Donald Grey Barnhouse tells the following story about the righteousness of God: “Along the Avenue Louise in Brussels are several stores that sell nothing but lace. I looked at the exquisite scarves, veils and handkerchiefs in the windows and decided to purchase a handkerchief for my mother. The two old sisters who ran the store showed me some handkerchiefs; I was rather astonished at the price and asked them if they could explain why they were so costly. “It was a few months after World War I, and I still wore my army uniform. The ladies had no other customers at that time of day and seemed pleased to tell the young American officer about their wares. One of them spread a roll of black velvet on the counter, and then began to show the lace against this contrasting

background. I was initiated into the mystery of bobbin lace, and a few knots were tied for me in order to show me the method of making it. “Finally, they went to their safe and took out the marriage veil that had just been completed for the wedding of the Duchess of Brabant. Rather gingerly, I took hold of the edge of it – the thing was valued at over ten thousand dollars – and began to look at it more closely. One of the ladies immediately lifted the black velvet that I might use the contrasting background to bring out the intricacies of this Brussels rose-point lace. From that day on, I have always been interested in the beauties of lace, beauties which two old ladies taught me to comprehend against the blackness of the velvet. “It is unquestionable that the glories of God’s love and mercy and righteousness and goodness, and tenderness – all of the attributes of His grace – are known by the fact that God took the black velvet of man’s sin and threw the web of His grace against it.”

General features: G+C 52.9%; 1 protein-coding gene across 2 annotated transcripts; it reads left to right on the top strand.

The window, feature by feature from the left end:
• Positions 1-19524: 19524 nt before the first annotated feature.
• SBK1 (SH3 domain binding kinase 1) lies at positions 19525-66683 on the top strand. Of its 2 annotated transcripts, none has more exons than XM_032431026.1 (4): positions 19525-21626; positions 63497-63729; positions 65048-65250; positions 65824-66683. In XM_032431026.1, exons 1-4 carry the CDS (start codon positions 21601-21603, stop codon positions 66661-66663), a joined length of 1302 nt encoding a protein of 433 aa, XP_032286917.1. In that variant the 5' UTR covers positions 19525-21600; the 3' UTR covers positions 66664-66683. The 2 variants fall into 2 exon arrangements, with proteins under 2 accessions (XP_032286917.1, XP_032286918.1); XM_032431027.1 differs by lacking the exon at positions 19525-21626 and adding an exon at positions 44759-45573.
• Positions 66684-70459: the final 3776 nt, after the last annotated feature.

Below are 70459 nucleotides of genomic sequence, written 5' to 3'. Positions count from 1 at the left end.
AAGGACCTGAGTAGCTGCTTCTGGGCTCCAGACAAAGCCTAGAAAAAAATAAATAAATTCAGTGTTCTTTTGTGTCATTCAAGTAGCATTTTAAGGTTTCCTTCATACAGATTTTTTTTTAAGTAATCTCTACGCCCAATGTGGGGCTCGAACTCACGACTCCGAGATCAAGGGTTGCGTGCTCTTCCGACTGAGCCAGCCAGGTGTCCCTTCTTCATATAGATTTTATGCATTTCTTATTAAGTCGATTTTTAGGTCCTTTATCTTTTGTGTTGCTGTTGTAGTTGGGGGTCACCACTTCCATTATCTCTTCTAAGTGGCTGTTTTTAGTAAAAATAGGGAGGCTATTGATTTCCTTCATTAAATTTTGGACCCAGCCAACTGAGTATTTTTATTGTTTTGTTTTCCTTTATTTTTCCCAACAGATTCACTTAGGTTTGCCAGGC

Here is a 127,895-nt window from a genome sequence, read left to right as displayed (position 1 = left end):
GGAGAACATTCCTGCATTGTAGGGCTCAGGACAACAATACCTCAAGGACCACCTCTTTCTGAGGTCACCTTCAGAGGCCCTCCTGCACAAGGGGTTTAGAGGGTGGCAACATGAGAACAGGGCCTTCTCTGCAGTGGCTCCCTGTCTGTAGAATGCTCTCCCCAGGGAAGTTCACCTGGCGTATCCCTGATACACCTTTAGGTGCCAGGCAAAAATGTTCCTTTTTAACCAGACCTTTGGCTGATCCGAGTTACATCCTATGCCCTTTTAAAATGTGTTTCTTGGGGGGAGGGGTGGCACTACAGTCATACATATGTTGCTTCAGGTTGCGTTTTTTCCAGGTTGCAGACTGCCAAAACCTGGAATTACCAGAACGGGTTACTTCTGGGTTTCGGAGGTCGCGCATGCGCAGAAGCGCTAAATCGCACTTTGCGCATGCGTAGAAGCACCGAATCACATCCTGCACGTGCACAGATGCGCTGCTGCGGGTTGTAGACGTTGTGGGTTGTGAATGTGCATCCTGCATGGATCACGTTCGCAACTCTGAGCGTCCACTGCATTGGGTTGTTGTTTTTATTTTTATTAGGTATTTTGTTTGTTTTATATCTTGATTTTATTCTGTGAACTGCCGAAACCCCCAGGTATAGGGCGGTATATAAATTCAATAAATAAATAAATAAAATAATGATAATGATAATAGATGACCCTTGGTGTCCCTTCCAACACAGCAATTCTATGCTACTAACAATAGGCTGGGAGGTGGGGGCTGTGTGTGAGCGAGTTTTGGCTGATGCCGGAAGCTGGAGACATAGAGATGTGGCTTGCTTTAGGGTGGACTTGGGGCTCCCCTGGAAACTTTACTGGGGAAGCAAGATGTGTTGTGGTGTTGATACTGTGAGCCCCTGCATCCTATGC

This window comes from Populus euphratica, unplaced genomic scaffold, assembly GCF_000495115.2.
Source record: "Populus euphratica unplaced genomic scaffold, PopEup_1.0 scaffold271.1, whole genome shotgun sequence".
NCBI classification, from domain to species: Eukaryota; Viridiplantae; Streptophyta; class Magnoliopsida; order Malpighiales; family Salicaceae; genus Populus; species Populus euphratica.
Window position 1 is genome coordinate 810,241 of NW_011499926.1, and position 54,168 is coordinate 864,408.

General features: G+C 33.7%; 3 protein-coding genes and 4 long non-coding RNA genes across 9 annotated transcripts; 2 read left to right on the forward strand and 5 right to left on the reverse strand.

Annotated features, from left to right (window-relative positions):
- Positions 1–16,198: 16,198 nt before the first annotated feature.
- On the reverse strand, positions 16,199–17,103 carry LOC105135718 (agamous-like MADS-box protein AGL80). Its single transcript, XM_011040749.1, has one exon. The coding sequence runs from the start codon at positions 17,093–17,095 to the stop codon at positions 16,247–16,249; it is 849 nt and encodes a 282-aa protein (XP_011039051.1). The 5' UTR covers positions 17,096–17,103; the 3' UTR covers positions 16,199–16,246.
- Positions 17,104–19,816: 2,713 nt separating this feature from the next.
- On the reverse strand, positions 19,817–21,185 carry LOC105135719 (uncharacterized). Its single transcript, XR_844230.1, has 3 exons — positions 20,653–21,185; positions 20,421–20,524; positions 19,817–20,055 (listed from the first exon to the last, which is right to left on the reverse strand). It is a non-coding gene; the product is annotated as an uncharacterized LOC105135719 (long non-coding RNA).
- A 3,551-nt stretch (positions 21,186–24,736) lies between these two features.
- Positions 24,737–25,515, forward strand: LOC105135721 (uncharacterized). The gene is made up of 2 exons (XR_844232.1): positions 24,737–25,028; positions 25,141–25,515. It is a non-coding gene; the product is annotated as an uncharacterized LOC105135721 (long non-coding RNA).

What to do: ! It would be good if we all asked the Lord to teach us, give us, make us, incline us, turn us, stablish (establish) us, and quicken us.



! Bible Reading: Psalm 119:41-48 Key Verse: Psalm 119:42- “So shall I have wherewith to answer him that reproacheth me: for I trust in thy word.”

Key Words: for I trust in thy word

The psalmist uses the personal pronoun “I” twelve times in these eight verses, and on every occasion but one he is referring to his life and love for the Word of God. Surely, he sees God’s Word as worthy of his trust. There is a great example of trust and dedication to God’s Word found in the life of Russian, Anatoli Shcharansky. “Anatoli Shcharansky, a dissident Soviet Jew, kissed his wife goodbye as she left Russia for freedom in Israel. His parting words to her were, ‘I’ll see you soon in Jerusalem.’ But Anatoli was detained and finally imprisoned. Their reunion in Jerusalem would not only be postponed, it might never occur. During long years in Russian prisons and work camps, Anatoli was stripped of his personal belongings.

His only possession was a miniature copy of the Psalms. Once during his imprisonment, his refusal to release the book to the authorities cost him 130 days in solitary confinement. Finally, twelve years after parting with his wife, he was offered freedom. In February 1986, as the world watched, Shcharansky was allowed to walk away from Russian guards toward those who would take him to Jerusalem. But, in the final moments of captivity, the guards tried again to confiscate the Psalms book. Anatoli threw himself face down in the snow and refused to walk on to freedom without it. Those words had kept him alive during imprisonment. He would not go on to freedom without them.” Now, let me ask you, do you love and trust God’s Word as much as Anatoli?

What to do: ! We have the trustworthy Word of God; read it, memorize it, live by it.



! Bible Reading: Psalm 119:49-56 Key Verse: Psalm 119:54- “Thy statutes have been my songs in the house of my pilgrimage.”

Key Words: my songs in the house

The psalmist was continually wrestling with problems and adverse situations.